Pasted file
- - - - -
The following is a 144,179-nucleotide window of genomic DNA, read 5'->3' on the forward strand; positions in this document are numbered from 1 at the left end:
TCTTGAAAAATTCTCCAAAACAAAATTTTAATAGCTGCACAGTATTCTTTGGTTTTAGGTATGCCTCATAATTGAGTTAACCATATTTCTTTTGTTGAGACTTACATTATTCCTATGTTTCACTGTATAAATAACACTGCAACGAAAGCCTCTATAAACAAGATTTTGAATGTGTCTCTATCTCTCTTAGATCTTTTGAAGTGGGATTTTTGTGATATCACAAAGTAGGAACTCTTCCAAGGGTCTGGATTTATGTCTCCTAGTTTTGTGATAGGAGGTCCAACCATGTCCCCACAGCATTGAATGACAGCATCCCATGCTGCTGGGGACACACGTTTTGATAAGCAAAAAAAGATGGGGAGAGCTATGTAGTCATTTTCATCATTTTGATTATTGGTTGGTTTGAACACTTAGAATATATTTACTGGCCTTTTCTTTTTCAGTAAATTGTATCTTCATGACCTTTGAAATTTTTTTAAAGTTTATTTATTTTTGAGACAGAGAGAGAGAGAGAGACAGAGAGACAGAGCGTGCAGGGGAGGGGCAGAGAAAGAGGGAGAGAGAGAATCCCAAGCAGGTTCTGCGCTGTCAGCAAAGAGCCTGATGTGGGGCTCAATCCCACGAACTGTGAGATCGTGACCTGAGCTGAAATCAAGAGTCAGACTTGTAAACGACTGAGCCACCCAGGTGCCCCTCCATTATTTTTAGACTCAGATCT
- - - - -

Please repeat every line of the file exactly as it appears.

The following is a 144,179-nucleotide window of genomic DNA, read 5'->3' on the forward strand; positions in this document are numbered from 1 at the left end:
TCTTGAAAAATTCTCCAAAACAAAATTTTAATAGCTGCACAGTATTCTTTGGTTTTAGGTATGCCTCATAATTGAGTTAACCATATTTCTTTTGTTGAGACTTACATTATTCCTATGTTTCACTGTATAAATAACACTGCAACGAAAGCCTCTATAAACAAGATTTTGAATGTGTCTCTATCTCTCTTAGATCTTTTGAAGTGGGATTTTTGTGATATCACAAAGTAGGAACTCTTCCAAGGGTCTGGATTTATGTCTCCTAGTTTTGTGATAGGAGGTCCAACCATGTCCCCACAGCATTGAATGACAGCATCCCATGCTGCTGGGGACACACGTTTTGATAAGCAAAAAAAGATGGGGAGAGCTATGTAGTCATTTTCATCATTTTGATTATTGGTTGGTTTGAACACTTAGAATATATTTACTGGCCTTTTCTTTTTCAGTAAATTGTATCTTCATGACCTTTGAAATTTTTTTAAAGTTTATTTATTTTTGAGACAGAGAGAGAGAGAGAGACAGAGAGACAGAGCGTGCAGGGGAGGGGCAGAGAAAGAGGGAGAGAGAGAATCCCAAGCAGGTTCTGCGCTGTCAGCAAAGAGCCTGATGTGGGGCTCAATCCCACGAACTGTGAGATCGTGACCTGAGCTGAAATCAAGAGTCAGACTTGTAAACGACTGAGCCACCCAGGTGCCCCTCCATTATTTTTAGACTCAGATCT